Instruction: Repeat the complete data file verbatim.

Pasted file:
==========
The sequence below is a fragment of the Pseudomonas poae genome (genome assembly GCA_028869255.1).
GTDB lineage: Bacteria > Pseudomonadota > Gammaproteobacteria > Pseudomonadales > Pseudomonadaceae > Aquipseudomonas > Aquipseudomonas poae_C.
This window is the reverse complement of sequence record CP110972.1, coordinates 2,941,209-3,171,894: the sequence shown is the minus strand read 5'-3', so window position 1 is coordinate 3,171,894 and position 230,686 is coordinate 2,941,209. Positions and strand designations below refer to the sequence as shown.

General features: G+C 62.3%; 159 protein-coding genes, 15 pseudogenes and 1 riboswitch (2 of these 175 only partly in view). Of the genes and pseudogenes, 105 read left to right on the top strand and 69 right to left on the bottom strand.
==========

The sequence below is a fragment of the Pseudomonas poae genome (genome assembly GCA_028869255.1).
GTDB lineage: Bacteria > Pseudomonadota > Gammaproteobacteria > Pseudomonadales > Pseudomonadaceae > Aquipseudomonas > Aquipseudomonas poae_C.
This window is the reverse complement of sequence record CP110972.1, coordinates 2,941,209-3,171,894: the sequence shown is the minus strand read 5'-3', so window position 1 is coordinate 3,171,894 and position 230,686 is coordinate 2,941,209. Positions and strand designations below refer to the sequence as shown.

General features: G+C 62.3%; 159 protein-coding genes, 15 pseudogenes and 1 riboswitch (2 of these 175 only partly in view). Of the genes and pseudogenes, 105 read left to right on the top strand and 69 right to left on the bottom strand.